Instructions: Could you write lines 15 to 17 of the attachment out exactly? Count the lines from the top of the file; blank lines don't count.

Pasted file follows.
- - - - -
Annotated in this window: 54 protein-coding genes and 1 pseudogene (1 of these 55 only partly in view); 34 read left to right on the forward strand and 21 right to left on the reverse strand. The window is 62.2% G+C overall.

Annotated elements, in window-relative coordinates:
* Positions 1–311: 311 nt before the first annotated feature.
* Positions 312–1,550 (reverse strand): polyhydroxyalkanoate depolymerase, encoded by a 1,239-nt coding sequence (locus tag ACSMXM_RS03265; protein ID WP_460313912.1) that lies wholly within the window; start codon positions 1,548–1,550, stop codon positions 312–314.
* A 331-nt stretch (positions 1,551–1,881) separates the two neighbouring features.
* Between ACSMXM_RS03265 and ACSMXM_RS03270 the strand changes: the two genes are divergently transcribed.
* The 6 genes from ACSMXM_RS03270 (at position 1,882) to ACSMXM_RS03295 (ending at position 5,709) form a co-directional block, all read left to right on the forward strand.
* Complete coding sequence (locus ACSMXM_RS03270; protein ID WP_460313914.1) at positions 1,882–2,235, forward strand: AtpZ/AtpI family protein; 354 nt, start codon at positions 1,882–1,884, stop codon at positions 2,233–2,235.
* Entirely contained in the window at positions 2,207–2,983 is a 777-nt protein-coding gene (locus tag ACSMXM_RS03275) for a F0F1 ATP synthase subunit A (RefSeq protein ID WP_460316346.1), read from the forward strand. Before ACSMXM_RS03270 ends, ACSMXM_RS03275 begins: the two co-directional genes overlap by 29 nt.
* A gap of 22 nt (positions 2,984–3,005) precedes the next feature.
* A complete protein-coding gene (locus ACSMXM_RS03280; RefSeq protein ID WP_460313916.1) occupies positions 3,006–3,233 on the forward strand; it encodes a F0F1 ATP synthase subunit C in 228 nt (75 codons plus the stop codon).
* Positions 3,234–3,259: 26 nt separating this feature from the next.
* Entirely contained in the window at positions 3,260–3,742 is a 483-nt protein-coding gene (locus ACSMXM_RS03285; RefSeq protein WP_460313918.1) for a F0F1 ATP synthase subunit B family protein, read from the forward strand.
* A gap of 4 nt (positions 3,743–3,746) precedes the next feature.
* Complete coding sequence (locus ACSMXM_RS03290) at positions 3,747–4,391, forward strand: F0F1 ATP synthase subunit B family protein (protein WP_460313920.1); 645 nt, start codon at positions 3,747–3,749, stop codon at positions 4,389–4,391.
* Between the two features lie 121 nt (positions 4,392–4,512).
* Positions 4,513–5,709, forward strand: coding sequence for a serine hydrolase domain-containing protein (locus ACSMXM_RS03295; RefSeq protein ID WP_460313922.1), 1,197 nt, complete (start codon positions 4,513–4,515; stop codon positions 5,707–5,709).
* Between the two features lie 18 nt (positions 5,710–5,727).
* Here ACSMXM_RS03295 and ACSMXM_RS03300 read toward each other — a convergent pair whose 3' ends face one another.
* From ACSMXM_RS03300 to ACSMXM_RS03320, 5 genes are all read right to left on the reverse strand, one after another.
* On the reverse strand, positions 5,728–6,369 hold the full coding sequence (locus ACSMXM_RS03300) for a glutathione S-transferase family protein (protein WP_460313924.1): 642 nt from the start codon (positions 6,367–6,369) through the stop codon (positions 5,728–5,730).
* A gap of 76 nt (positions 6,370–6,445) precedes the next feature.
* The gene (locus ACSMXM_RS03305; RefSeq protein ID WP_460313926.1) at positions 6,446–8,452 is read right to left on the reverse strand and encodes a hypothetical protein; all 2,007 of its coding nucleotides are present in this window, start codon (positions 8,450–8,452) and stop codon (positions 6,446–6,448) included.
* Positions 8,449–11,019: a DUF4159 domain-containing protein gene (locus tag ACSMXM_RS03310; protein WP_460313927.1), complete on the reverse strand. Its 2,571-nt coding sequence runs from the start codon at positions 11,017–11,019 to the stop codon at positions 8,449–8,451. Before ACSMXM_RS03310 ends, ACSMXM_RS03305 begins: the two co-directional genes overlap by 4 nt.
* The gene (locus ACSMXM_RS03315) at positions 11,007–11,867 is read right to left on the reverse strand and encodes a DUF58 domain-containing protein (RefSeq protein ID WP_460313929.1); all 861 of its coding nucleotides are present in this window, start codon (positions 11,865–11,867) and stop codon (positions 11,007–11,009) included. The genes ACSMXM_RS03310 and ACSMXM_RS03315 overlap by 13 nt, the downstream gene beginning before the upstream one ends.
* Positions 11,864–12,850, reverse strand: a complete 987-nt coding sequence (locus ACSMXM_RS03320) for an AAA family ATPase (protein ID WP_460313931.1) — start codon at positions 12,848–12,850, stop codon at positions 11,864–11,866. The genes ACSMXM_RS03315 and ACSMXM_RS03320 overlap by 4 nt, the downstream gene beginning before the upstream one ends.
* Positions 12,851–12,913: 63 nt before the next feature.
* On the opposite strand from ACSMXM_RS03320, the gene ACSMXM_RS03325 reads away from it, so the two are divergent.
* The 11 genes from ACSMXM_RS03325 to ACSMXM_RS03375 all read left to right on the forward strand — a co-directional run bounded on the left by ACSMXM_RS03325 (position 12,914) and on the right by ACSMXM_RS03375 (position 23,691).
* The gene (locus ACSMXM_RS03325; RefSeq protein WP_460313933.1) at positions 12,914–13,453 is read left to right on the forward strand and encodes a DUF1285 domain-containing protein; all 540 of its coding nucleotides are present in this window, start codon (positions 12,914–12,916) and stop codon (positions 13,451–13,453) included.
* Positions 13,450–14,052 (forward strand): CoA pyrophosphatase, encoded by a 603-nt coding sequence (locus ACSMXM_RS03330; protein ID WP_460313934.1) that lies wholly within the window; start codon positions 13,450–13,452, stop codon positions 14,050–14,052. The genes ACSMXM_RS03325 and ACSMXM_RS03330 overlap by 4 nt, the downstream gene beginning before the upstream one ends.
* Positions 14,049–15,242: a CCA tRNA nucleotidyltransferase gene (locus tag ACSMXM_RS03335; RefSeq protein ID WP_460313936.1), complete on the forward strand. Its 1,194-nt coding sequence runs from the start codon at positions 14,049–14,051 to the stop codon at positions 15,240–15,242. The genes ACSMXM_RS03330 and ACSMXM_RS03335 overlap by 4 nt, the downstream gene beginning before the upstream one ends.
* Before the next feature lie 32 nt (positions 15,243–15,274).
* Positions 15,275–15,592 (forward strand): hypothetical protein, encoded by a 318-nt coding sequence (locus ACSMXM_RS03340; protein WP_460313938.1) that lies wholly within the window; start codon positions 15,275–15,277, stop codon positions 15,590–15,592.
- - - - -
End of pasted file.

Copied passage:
* Complete coding sequence (locus ACSMXM_RS03290) at positions 3,747–4,391, forward strand: F0F1 ATP synthase subunit B family protein (protein WP_460313920.1); 645 nt, start codon at positions 3,747–3,749, stop codon at positions 4,389–4,391.
* Between the two features lie 121 nt (positions 4,392–4,512).
* Positions 4,513–5,709, forward strand: coding sequence for a serine hydrolase domain-containing protein (locus ACSMXM_RS03295; RefSeq protein ID WP_460313922.1), 1,197 nt, complete (start codon positions 4,513–4,515; stop codon positions 5,707–5,709).